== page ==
This is the wrong way to view it, he said.

The correct way to understand what happened is that the person who was sick was doing well with his life, but he forgot Hashem. As the posuk says, “Vayishmon Yeshurun vayivot shomanta oviso… vayitosh Eloka osohu.”

Hashem wanted to remind the person to remember Him, so He made him sick, causing him to return to Hashem and daven. When the person returns to Hashem and davens, there is no longer a reason for him to be sick, so the sickness leaves him.

The more we learn, and the closer we become to Hashem, the more we can appreciate that what is happening to us is not a cause for sadness, but rather a stimulus to improvement and joy.

Therefore, bitachon causes us to be happy when others are sad, and joyous when things don’t go the way we want.

Alef. Bais. Gimmel. The two months of Adar, Adar Alef and Adar Bais, lead to the geulah of Chodesh Nissan.

Mishenichnas Adar marbim besimcha. Step by step, we grow in our appreciation of the truths of life and thus develop the ability to be truly joyous.

People have many tzaros. They wonder why they suffer from illness, parnossah challenges, tuition bills, shidduchim difficulties, and so much more. They wonder why they are being challenged. Why me? Why is this all happening? What is the purpose? How will it all end?

When Adar comes and we learn more and are closer to Hashem, our bitachon is strengthened. And when things don’t go according to plan, we are comforted by the knowledge that we will live to see the purpose in all the sadness that we experienced. We begin to view life as a giant jigsaw puzzle, with pieces of all shapes, sizes and colors coming together, and when fit correctly, they form a beautiful picture. This realization brings us relief and joy.

The Ponovezher Rov further enlightens us about what we should be doing during these rough times of ikvesa d’Meshicha, as the nations of the world push us to lose an existential war against the forces of evil.

The Gemara in Megillah (16) states that when Haman followed the orders of Achashveirosh and went to fetch Mordechai to dress him, place him upon a royal horse, and parade him through the streets of Shushan, Haman found him in the bais medrash. Mordechai was sitting there surrounded by other talmidei chachomim, showing them how to perform the kemitzah required for the korban mincha.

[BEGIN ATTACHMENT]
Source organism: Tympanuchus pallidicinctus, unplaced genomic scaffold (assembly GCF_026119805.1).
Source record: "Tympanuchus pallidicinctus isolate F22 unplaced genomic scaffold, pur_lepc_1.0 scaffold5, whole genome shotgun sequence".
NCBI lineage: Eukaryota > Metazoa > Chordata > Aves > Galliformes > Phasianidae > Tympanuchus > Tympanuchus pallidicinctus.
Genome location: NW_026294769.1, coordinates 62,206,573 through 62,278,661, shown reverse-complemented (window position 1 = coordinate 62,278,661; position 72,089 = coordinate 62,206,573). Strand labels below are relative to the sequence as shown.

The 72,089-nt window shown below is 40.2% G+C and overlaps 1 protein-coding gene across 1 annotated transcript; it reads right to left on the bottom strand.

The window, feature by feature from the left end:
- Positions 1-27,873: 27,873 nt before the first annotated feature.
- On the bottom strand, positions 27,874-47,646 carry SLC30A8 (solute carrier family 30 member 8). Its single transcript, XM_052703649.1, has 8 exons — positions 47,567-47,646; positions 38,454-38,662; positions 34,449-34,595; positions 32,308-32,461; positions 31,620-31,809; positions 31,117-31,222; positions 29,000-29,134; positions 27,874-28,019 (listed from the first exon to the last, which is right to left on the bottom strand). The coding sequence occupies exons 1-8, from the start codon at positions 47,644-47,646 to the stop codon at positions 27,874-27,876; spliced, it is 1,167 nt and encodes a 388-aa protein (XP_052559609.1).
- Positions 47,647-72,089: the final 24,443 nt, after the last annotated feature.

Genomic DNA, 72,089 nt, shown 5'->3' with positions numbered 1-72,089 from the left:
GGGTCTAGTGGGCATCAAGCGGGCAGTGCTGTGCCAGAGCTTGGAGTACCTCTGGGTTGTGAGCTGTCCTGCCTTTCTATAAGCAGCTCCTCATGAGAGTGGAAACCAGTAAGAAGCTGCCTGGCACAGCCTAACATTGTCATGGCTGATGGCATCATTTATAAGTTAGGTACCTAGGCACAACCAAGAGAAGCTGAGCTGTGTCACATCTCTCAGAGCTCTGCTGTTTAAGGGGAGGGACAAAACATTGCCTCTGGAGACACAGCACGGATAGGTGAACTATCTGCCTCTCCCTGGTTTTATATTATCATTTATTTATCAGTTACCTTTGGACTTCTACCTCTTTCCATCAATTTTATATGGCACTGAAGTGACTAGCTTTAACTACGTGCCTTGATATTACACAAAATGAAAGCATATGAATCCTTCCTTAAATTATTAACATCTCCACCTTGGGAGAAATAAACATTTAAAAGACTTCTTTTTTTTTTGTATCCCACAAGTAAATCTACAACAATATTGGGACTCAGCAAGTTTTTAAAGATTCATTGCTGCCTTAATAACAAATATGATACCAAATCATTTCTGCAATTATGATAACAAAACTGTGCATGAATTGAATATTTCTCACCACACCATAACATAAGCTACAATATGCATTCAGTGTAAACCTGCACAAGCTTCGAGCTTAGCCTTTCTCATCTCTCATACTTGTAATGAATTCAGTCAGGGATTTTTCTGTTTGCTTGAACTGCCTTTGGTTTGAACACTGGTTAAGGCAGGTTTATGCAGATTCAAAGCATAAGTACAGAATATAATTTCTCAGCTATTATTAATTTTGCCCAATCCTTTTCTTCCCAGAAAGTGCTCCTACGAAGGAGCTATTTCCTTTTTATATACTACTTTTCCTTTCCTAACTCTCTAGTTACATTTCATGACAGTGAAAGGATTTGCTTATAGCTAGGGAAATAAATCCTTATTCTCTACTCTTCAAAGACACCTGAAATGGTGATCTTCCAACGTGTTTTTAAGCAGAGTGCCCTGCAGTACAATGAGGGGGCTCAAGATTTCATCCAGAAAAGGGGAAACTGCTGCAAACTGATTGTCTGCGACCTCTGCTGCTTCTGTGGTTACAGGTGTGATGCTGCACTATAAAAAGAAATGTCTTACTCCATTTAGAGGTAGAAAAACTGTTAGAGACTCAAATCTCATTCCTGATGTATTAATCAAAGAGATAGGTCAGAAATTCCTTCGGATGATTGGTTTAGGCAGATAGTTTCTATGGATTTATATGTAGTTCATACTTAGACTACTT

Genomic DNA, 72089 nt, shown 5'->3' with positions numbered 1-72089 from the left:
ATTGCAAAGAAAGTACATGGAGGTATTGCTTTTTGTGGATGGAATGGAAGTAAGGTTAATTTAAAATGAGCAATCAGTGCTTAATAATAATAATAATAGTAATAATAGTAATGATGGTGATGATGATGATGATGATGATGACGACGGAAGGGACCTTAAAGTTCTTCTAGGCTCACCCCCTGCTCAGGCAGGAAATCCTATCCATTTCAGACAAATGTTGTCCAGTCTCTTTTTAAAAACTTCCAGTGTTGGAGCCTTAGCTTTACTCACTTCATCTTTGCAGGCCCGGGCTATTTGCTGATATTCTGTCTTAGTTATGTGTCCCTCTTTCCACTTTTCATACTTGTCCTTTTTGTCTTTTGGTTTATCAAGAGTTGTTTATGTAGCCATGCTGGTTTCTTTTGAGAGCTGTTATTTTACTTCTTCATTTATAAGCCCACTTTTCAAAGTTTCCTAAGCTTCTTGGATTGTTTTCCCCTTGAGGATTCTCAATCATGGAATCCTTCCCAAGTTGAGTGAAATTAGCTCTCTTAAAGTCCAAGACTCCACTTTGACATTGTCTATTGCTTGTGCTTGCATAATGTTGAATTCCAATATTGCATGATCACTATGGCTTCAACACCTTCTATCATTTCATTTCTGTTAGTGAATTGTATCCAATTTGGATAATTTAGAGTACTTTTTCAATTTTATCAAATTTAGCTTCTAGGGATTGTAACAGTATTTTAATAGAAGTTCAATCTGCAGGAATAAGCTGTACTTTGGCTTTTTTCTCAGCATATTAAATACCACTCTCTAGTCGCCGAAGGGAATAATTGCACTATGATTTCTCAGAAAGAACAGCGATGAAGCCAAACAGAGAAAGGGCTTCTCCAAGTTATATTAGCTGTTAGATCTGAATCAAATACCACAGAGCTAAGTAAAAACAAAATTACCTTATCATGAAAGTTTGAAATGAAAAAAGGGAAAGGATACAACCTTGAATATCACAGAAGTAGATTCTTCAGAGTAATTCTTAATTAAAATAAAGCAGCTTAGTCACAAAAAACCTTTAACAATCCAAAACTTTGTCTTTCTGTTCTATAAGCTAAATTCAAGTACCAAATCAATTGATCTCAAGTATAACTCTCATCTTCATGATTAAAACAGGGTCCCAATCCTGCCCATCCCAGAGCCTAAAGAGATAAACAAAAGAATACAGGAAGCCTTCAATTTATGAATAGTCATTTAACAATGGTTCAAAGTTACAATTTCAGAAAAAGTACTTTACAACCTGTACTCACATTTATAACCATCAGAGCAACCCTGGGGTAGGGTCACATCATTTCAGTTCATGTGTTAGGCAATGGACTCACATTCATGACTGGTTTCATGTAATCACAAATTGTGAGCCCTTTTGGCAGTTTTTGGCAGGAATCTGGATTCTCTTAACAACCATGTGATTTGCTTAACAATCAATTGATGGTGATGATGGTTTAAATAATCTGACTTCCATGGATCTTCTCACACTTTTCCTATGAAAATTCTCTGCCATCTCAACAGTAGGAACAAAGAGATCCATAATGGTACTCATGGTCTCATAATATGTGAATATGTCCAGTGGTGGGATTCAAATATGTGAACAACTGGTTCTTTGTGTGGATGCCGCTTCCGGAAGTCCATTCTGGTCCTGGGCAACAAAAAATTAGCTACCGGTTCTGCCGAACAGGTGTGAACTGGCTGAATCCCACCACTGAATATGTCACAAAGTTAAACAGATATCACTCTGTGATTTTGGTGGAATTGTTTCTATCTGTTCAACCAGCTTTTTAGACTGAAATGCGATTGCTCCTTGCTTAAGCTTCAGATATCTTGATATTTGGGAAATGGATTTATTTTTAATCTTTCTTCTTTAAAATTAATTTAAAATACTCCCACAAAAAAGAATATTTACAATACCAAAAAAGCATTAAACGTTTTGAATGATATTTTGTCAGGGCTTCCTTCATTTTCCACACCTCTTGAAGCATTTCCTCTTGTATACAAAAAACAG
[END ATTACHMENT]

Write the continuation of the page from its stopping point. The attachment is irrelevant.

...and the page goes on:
Haman asked what they were discussing. They explained to him that when the Bais Hamikdosh is in existence, a kemitzah size of flour is offered as a korban and it forgives the sinner.

The wicked Haman was astounded and responded to them that their small kemitzah size of flour has the ability to push away his ten thousand kikars of silver.

The Rov explained that Haman had constructed the tall gallows and let it be known that he was going to hang Mordechai from it. He was sure that when he would arrive at the Jewish study hall, the Jews inside wouldn’t be studying. Rather, they would be fretting and crying over the impending death of their leader, Mordechai.

Instead, when he walked in, he saw the rabbis hunched around Mordechai, discussing the intricacies of the laws pertaining to something they couldn’t even do at the present time because they didn’t have the Bais Hamikdosh.

Astounded, he asked the children there what the laws of korban ha’omer had to do with a Jew dying al kiddush Hashem. They told him that the two had no connection. They explained that the Jews believe that Hashem will soon bring them their salvation. The Bais Hamikdosh will be rebuilt and we will resume bringing korbanos. It was those laws that they were studying.

The Ponovezher Rov explained that Haman said that Jews who know that they are about to be killed are not only not in mourning, and are not only not preparing for their death, but are so trusting of their G-d that they study intricate laws pertaining to their temple, believing that G-d will rescue them and they will rebuild their holy sanctuary.

And so has it been throughout the ages, said the rov, who had lived through the Holocaust and lost everything that he held dear. Despite what the nations of the world have done to us, despite all the horrible deaths, pogroms, deprivation and tyrannical laws, through it all we have maintained our faith in Hashem, and our hope for the imminent arrival of Moshiach remains strong at all times.

And what do we do? How do we spend our time? Studying Torah, the essence of our existence.

When we are attacked by savages, when the civilized nations of the world support the barbarians and condemn us for seeking to defend ourselves and rid the world of the plague of vile monsters and their paymasters, we need not fear the outcome.

We do not become broken, because we maintain our faith in Hashem. We don’t wallow in self-pity. Rather, we rededicate ourselves to Torah, because it rejuvenates us and brings us happiness and life.

We know that the story will end well. We know that it is all a preparation for the arrival of Moshiach very soon. And until that happens, we are suffused with the spirit of Adar, continuing to daven for the Jews of Eretz Yisroel, for ourselves, for our friends and neighbors, and for all of Klal Yisroel.

May we all be zoche to much happiness and the geulah sheleimah bekarov.